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‘Even your voice has changed’: Women finding their voices for peace in Lebanon. Kate Monkhouse and Jean Brown report from Creators of Peace Circles in Lebanon.
Looking across the Bekaa Valley to the Syrian border, the context for the women meeting in the Creators of Peace Circles recently held in Lebanon could not have been more relevant. Memories of their own violent history still inform their relationships and attitudes. One Syrian participant risked the journey across the border from Damascus. She was nervous to come, unsure of the reception from Lebanese colleagues who had experienced the Syrian occupation of their country during the civil war. She was welcomed with open arms, affection and understanding – from those who could offer empathy for her country descending into chaos.
Creators of Peace coordinators, Jean Brown and Kate Monkhouse, were invited by Linaltaki, a women’s movement, to Lebanon to introduce Peace Circles. Fourteen women, Muslim, Christian and Druze, took part over one weekend and eleven returned the second weekend to receive facilitation training in order to set-up and run new Circles in future. Two more Peace Circles are already being planned, with another envisaged for the autumn as well as a series of small Peace Circles started up in Damascus.
Reporting back from the week between the Circle experiences, several women talked of the inner peace that had remained with them; one spoke of a new awareness of her reactionary nature and how to pause and listen; another reported that her family commented how different she looked and the daughter of another said ‘Mum, even your voice has changed!’ This had added significance as we looked at the power of women finding their voices for peace in Lebanon.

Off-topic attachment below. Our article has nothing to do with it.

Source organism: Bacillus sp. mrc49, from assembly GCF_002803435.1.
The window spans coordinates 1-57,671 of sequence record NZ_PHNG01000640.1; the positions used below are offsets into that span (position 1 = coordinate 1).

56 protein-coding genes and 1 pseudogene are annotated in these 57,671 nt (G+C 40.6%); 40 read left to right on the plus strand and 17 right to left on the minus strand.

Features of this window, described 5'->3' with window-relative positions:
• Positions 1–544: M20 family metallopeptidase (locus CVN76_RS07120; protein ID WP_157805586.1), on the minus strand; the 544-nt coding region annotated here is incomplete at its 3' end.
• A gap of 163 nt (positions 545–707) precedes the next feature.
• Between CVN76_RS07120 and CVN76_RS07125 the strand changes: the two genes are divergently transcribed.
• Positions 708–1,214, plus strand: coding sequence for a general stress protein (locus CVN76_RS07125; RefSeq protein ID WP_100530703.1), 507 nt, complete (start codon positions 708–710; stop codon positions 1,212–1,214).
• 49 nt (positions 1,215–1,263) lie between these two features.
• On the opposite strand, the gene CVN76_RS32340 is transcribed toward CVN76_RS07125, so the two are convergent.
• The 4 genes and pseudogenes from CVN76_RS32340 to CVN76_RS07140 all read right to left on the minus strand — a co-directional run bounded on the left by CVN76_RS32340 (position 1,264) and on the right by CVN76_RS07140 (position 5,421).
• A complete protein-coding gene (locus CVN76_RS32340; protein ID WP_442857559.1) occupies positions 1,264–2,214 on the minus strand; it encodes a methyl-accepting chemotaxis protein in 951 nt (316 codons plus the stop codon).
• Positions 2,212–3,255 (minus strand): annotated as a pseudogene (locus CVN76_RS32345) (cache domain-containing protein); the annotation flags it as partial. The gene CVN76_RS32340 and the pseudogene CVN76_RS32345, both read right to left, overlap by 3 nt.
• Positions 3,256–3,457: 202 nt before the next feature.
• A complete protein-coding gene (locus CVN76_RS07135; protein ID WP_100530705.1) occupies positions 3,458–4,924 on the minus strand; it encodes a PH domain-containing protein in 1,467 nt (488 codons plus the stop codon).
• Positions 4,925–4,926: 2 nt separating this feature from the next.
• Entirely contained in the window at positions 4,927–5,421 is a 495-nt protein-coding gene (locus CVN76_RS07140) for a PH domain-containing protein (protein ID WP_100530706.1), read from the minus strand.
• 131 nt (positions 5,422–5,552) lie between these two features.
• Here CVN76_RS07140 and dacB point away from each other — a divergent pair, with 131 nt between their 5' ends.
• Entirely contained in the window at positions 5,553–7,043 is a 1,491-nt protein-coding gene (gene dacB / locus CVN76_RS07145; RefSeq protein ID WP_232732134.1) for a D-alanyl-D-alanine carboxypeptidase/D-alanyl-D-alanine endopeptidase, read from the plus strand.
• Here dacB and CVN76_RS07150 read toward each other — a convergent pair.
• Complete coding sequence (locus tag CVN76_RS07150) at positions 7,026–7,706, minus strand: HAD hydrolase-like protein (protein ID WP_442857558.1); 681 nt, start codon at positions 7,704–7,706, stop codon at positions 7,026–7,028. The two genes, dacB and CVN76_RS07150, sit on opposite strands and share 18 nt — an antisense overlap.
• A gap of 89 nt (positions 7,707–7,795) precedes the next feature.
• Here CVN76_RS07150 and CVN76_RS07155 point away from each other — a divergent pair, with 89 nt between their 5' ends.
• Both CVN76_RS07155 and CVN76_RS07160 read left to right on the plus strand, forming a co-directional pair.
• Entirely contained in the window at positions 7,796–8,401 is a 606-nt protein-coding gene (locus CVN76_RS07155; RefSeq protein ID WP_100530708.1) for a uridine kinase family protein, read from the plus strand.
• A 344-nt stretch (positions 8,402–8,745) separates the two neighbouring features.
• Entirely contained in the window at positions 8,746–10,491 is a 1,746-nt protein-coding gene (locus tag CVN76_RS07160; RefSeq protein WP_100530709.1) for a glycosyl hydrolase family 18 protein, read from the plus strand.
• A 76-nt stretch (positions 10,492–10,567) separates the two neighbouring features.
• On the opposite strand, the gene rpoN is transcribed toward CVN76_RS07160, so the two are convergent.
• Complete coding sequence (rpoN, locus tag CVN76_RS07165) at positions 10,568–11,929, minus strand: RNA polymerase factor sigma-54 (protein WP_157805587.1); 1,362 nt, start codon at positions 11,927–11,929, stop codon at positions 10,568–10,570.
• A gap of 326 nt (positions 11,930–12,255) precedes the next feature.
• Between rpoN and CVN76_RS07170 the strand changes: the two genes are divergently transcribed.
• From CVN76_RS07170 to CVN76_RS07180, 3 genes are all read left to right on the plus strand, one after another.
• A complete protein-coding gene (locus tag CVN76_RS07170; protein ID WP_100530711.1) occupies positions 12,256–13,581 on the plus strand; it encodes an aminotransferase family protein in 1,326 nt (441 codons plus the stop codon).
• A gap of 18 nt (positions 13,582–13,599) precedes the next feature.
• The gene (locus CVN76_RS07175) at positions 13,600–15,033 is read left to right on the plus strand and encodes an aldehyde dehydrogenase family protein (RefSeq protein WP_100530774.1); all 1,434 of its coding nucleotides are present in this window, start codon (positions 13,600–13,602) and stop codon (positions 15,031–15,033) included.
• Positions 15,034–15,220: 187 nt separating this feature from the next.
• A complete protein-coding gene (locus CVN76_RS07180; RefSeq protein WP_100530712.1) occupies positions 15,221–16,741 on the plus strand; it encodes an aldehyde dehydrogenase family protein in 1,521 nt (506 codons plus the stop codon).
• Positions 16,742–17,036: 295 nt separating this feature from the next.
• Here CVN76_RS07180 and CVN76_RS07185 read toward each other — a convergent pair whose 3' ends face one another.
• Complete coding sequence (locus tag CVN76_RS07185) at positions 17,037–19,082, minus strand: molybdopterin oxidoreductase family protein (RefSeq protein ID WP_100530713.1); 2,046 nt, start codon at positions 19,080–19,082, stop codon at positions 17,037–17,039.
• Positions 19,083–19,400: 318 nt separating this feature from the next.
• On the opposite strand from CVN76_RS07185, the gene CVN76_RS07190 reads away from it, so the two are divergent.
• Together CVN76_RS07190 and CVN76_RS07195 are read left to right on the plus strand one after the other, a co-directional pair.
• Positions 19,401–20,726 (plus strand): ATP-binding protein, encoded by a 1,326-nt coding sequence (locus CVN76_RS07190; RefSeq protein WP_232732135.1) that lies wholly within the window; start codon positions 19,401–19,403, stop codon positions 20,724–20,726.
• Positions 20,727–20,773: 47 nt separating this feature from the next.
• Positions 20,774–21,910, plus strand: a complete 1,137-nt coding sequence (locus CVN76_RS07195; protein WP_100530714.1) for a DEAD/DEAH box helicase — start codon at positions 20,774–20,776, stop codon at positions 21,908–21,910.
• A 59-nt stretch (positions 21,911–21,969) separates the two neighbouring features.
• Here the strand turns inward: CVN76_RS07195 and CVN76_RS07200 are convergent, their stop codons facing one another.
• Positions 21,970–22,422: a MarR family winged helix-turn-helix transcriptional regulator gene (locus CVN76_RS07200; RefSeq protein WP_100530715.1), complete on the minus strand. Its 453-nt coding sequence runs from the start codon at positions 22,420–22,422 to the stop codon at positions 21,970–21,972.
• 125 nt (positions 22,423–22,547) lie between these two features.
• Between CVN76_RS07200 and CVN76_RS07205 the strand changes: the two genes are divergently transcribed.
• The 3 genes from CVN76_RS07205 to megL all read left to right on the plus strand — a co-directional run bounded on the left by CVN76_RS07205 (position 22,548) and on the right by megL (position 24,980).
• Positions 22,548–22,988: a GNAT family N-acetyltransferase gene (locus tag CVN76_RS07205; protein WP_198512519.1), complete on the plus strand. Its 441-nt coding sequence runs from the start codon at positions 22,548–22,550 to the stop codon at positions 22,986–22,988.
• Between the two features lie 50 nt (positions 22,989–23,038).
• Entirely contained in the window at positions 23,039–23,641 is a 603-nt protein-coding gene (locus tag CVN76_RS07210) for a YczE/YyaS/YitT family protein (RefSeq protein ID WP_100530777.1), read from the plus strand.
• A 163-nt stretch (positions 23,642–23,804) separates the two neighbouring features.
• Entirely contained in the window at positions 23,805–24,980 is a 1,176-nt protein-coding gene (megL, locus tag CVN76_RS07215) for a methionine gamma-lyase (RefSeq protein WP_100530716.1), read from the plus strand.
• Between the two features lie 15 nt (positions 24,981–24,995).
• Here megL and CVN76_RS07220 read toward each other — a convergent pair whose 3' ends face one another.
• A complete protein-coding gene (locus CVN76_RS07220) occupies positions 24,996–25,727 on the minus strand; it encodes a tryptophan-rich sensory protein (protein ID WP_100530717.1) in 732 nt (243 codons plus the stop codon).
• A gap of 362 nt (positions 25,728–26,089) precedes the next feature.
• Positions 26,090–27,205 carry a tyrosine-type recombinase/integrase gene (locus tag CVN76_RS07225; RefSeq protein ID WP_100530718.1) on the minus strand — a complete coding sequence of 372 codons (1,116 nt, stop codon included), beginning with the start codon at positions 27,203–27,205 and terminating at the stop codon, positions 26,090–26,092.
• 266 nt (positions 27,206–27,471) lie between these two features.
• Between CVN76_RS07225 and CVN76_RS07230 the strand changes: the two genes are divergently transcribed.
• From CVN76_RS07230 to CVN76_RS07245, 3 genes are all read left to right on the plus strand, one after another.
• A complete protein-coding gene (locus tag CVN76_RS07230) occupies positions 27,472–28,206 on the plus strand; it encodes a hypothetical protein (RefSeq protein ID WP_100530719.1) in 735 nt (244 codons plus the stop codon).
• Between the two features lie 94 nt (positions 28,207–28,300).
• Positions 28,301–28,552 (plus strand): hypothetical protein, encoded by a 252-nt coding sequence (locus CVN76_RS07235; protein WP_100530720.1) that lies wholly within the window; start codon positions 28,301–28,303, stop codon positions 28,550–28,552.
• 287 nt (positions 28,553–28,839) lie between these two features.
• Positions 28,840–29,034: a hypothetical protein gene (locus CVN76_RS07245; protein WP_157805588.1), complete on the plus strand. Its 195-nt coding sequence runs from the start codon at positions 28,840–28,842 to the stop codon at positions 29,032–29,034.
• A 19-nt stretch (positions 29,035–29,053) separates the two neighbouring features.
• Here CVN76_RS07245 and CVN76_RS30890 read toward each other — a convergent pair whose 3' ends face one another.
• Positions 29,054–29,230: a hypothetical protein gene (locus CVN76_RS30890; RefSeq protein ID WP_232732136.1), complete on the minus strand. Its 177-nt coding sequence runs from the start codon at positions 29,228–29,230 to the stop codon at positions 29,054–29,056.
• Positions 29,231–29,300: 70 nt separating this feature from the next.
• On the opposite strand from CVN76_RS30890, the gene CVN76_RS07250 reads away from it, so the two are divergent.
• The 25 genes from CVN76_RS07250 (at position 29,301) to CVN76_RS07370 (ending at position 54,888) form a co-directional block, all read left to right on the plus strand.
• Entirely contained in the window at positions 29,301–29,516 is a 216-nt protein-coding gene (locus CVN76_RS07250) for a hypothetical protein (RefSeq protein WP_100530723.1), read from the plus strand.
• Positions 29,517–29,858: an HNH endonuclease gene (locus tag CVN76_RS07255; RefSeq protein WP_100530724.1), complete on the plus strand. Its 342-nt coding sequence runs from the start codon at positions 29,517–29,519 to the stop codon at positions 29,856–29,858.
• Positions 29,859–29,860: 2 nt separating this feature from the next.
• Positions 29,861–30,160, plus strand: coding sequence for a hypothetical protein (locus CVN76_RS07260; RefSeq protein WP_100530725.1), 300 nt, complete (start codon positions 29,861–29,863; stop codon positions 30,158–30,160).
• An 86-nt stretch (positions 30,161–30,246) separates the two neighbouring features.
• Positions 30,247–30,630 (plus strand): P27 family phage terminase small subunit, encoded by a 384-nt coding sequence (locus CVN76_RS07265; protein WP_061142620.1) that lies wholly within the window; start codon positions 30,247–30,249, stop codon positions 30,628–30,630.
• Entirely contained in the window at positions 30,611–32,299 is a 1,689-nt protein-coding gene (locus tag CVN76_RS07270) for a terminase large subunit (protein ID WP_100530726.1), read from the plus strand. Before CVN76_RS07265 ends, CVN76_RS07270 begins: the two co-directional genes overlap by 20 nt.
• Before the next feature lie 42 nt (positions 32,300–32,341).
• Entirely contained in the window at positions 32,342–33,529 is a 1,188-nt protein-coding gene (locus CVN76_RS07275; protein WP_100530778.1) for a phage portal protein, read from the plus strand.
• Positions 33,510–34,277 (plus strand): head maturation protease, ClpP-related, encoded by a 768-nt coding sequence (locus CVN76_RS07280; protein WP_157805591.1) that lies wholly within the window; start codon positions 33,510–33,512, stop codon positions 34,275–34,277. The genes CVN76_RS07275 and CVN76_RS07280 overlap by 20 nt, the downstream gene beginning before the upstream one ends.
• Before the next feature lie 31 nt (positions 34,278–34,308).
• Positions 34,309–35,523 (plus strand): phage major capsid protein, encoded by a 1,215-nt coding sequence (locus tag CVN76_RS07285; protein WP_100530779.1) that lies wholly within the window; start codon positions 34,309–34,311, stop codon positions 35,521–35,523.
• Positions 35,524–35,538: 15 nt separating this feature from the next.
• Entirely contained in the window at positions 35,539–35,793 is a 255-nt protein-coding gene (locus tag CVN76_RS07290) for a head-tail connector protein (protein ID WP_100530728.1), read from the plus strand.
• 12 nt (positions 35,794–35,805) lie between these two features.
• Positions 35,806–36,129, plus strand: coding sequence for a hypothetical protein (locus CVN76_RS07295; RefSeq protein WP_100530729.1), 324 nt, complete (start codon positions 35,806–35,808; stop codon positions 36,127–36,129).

Linaltaki, which means “let’s meet”, brings Muslim and Christian women together and runs summer camps for school children from different backgrounds. Lina Hamadi and Marie Chaftari, the two women who founded it, have built friendships across the divides of faith and culture amongst their friends. Lebanon is avoiding major outbreaks of unrest, whilst watching with concern the troubles in the north of the country around Tripoli and the deteriorating situation in Syria. Many people are anxious about renewed conflicts and keeping the peace is a key theme for national debate. Stress and tension over many years has had a big impact on daily life, family and health. Themes of forgiveness, inner peace and qualities of a peace creator are as relevant for the home and workplace, as they are for the public sphere and politics.
Participants met at ‘ Days of Hope’ a centre for children with learning needs near Zahlé to the east of Beirut.
Who we are: Initiatives of Change (IofC) is a world-wide movement of people of diverse cultures and backgrounds, who are committed to the transformation of society through changes in human motives and behaviour, starting with their own.
Purpose: We work to inspire, equip and connect people to address world needs, starting with themselves, in the areas of trustbuilding, ethical leadership and sustainable living.
Omnia Marzouk, President, IofC International
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